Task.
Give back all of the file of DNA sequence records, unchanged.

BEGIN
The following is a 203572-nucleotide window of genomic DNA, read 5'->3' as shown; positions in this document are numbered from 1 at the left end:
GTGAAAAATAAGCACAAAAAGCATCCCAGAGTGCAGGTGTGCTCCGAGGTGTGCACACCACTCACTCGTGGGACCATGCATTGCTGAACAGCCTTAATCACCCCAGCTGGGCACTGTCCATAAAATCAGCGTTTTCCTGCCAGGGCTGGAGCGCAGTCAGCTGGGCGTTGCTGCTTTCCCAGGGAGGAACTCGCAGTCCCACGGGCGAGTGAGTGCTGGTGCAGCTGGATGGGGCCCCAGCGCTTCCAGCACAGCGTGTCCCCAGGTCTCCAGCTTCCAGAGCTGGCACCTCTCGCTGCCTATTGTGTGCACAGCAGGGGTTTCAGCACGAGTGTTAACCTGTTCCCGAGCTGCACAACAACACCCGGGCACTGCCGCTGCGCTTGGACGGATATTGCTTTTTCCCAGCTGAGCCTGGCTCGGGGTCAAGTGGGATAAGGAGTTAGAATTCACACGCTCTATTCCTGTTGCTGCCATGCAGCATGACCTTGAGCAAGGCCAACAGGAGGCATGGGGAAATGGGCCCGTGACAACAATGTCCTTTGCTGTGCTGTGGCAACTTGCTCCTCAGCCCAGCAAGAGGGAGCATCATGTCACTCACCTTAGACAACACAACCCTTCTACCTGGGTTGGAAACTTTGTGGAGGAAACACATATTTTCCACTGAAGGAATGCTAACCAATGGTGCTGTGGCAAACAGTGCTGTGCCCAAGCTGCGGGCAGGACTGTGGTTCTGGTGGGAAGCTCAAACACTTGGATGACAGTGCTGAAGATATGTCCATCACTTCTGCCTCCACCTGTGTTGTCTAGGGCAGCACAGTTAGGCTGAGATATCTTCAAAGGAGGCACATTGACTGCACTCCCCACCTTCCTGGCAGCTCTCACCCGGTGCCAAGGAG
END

The following is a 203572-nucleotide window of genomic DNA, read 5'->3' as shown; positions in this document are numbered from 1 at the left end:
GTGAAAAATAAGCACAAAAAGCATCCCAGAGTGCAGGTGTGCTCCGAGGTGTGCACACCACTCACTCGTGGGACCATGCATTGCTGAACAGCCTTAATCACCCCAGCTGGGCACTGTCCATAAAATCAGCGTTTTCCTGCCAGGGCTGGAGCGCAGTCAGCTGGGCGTTGCTGCTTTCCCAGGGAGGAACTCGCAGTCCCACGGGCGAGTGAGTGCTGGTGCAGCTGGATGGGGCCCCAGCGCTTCCAGCACAGCGTGTCCCCAGGTCTCCAGCTTCCAGAGCTGGCACCTCTCGCTGCCTATTGTGTGCACAGCAGGGGTTTCAGCACGAGTGTTAACCTGTTCCCGAGCTGCACAACAACACCCGGGCACTGCCGCTGCGCTTGGACGGATATTGCTTTTTCCCAGCTGAGCCTGGCTCGGGGTCAAGTGGGATAAGGAGTTAGAATTCACACGCTCTATTCCTGTTGCTGCCATGCAGCATGACCTTGAGCAAGGCCAACAGGAGGCATGGGGAAATGGGCCCGTGACAACAATGTCCTTTGCTGTGCTGTGGCAACTTGCTCCTCAGCCCAGCAAGAGGGAGCATCATGTCACTCACCTTAGACAACACAACCCTTCTACCTGGGTTGGAAACTTTGTGGAGGAAACACATATTTTCCACTGAAGGAATGCTAACCAATGGTGCTGTGGCAAACAGTGCTGTGCCCAAGCTGCGGGCAGGACTGTGGTTCTGGTGGGAAGCTCAAACACTTGGATGACAGTGCTGAAGATATGTCCATCACTTCTGCCTCCACCTGTGTTGTCTAGGGCAGCACAGTTAGGCTGAGATATCTTCAAAGGAGGCACATTGACTGCACTCCCCACCTTCCTGGCAGCTCTCACCCGGTGCCAAGGAG